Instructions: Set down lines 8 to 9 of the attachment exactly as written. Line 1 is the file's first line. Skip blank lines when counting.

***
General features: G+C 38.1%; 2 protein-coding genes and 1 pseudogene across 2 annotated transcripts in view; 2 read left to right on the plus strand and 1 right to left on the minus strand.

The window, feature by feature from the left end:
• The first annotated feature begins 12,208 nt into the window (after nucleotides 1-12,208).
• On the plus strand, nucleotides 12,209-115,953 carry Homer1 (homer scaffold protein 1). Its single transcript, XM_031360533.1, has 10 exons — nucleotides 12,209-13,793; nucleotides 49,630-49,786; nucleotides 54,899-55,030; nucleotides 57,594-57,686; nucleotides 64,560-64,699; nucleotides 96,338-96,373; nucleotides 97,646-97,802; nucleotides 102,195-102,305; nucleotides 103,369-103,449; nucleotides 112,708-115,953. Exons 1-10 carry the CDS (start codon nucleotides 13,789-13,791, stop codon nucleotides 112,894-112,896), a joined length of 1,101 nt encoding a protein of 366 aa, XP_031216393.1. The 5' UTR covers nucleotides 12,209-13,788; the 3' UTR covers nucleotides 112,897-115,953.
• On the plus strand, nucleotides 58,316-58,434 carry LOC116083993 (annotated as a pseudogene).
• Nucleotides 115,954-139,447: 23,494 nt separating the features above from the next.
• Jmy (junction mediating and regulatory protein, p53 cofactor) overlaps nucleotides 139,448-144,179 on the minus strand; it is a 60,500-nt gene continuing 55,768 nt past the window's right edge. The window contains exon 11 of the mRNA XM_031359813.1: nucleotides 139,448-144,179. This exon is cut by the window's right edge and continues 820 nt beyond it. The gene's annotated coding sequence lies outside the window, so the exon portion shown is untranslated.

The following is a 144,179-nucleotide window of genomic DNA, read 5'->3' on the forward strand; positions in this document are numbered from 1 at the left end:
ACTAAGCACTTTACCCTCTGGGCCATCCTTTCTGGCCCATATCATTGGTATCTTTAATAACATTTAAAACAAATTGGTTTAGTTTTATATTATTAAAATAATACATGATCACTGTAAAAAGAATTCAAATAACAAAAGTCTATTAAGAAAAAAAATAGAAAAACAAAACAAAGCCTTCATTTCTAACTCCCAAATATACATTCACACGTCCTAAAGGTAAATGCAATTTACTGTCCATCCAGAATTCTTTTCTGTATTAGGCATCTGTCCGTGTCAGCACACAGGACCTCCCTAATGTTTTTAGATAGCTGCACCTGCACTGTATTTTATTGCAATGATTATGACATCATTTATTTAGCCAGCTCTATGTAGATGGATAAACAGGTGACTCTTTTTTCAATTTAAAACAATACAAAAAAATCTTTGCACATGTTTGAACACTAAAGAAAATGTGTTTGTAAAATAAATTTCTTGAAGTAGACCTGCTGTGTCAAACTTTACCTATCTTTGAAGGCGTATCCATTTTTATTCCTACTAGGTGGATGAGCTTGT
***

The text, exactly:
The following is a 144,179-nucleotide window of genomic DNA, read 5'->3' on the forward strand; positions in this document are numbered from 1 at the left end:
ACTAAGCACTTTACCCTCTGGGCCATCCTTTCTGGCCCATATCATTGGTATCTTTAATAACATTTAAAACAAATTGGTTTAGTTTTATATTATTAAAATAATACATGATCACTGTAAAAAGAATTCAAATAACAAAAGTCTATTAAGAAAAAAAATAGAAAAACAAAACAAAGCCTTCATTTCTAACTCCCAAATATACATTCACACGTCCTAAAGGTAAATGCAATTTACTGTCCATCCAGAATTCTTTTCTGTATTAGGCATCTGTCCGTGTCAGCACACAGGACCTCCCTAATGTTTTTAGATAGCTGCACCTGCACTGTATTTTATTGCAATGATTATGACATCATTTATTTAGCCAGCTCTATGTAGATGGATAAACAGGTGACTCTTTTTTCAATTTAAAACAATACAAAAAAATCTTTGCACATGTTTGAACACTAAAGAAAATGTGTTTGTAAAATAAATTTCTTGAAGTAGACCTGCTGTGTCAAACTTTACCTATCTTTGAAGGCGTATCCATTTTTATTCCTACTAGGTGGATGAGCTTGT